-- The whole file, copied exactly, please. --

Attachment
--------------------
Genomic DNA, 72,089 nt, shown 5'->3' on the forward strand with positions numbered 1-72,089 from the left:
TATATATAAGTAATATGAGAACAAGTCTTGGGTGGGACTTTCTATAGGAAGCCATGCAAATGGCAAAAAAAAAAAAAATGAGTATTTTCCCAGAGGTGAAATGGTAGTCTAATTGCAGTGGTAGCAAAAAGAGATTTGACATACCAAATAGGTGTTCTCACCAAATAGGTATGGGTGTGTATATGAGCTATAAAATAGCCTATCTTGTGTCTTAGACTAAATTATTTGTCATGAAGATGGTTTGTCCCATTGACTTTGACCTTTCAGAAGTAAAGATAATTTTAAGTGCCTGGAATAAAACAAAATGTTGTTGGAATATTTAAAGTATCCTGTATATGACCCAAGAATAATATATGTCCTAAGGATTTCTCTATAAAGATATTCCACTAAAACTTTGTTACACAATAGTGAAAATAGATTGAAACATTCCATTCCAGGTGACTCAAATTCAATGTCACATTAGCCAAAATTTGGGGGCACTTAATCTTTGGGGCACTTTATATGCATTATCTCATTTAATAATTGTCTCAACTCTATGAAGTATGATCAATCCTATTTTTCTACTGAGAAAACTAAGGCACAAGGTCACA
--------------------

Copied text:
Genomic DNA, 72,089 nt, shown 5'->3' on the forward strand with positions numbered 1-72,089 from the left:
TATATATAAGTAATATGAGAACAAGTCTTGGGTGGGACTTTCTATAGGAAGCCATGCAAATGGCAAAAAAAAAAAAAATGAGTATTTTCCCAGAGGTGAAATGGTAGTCTAATTGCAGTGGTAGCAAAAAGAGATTTGACATACCAAATAGGTGTTCTCACCAAATAGGTATGGGTGTGTATATGAGCTATAAAATAGCCTATCTTGTGTCTTAGACTAAATTATTTGTCATGAAGATGGTTTGTCCCATTGACTTTGACCTTTCAGAAGTAAAGATAATTTTAAGTGCCTGGAATAAAACAAAATGTTGTTGGAATATTTAAAGTATCCTGTATATGACCCAAGAATAATATATGTCCTAAGGATTTCTCTATAAAGATATTCCACTAAAACTTTGTTACACAATAGTGAAAATAGATTGAAACATTCCATTCCAGGTGACTCAAATTCAATGTCACATTAGCCAAAATTTGGGGGCACTTAATCTTTGGGGCACTTTATATGCATTATCTCATTTAATAATTGTCTCAACTCTATGAAGTATGATCAATCCTATTTTTCTACTGAGAAAACTAAGGCACAAGGTCACA